- Submit a Purchase Authorization and the loan documentation to New Vision Trust Company.
Using a Self-Directed IRA to Invest in Private Companies
Investments into private placements are booming – new capital in pre-IPO companies is up over 77% from 2019 according to the National Venture Capital Association. Based on stronger balance sheets, other companies are accessing private capital to expand production or explore new markets. Through a Self-Directed IRA, investors can take advantage of these growing investment trends through private placements.
Private placements typically do not provide easy liquidity for an investor, at least in the short term, but this lack of liquidity can result in higher yields for the investor, a great trade-off for many IRA holders. Should a private company later go public, the tax-deferred nature of IRAs can keep the funds working without taxation until distribution. Within a Roth IRA, future qualified distributions are tax-free.
Types of Private Companies That Can Be Purchased with an IRA
- Hedge Funds
- Limited Partners
Using a Self-Directed IRA for checkbook control
Be your own record-keeper. Checkbook control allows for instant access of your retirement funds.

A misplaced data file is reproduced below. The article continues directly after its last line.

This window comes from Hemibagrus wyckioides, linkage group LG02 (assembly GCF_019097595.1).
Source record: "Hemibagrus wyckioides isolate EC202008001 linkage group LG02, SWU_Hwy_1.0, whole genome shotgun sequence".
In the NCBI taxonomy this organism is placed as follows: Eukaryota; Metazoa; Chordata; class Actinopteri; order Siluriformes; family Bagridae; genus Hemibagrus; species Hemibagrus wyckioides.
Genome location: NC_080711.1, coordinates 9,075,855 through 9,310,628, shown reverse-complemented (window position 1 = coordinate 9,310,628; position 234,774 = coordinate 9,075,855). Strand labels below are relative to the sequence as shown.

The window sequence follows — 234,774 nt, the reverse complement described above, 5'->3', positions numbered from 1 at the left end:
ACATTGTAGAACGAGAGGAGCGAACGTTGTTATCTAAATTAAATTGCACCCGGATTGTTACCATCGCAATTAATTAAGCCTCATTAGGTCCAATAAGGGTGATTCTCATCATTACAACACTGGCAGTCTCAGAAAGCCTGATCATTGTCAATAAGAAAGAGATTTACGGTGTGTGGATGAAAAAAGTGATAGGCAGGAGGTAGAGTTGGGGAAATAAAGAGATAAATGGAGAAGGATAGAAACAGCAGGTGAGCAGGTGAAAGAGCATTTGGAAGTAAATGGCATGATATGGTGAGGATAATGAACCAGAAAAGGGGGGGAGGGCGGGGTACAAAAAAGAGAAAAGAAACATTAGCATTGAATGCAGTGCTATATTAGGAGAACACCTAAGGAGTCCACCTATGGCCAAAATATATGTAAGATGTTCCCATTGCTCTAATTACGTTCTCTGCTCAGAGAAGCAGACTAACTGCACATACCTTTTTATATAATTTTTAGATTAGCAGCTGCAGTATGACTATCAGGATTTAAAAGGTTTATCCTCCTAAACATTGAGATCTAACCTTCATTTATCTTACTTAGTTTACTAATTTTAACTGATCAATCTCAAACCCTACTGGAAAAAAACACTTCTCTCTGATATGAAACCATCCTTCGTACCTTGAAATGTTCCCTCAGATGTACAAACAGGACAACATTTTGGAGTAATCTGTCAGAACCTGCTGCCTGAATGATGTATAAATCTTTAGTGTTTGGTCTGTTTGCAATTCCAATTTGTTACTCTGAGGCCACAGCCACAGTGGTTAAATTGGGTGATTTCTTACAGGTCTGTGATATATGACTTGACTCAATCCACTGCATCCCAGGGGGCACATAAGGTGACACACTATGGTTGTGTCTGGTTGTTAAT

Some IRA investors prefer to establish a stand-alone LLC (checkbook control) with the ownership to be funded by the Self-Directed IRA. Drafted by a professional, the specialized operating agreement provides the named manager the ability to open a bank account and make investments that are titled in the name of the LLC. It is the responsibility of the manager to determine the legality of the structure and to ensure that investments are not contrary to the IRS and Department of Labor guidelines.
Tax Deeds & Liens
Using a Self-Directed IRA to Invest in Tax Liens & Deeds
Property taxes continue to grow in thousands of counties across the county. In order to fund the necessary county services, many states collect delinquent property taxes through tax lien and tax deed auctions. Each state holds these auctions a bit differently, but in all cases these tax deeds or tax liens can be purchased within a Self-Directed IRA.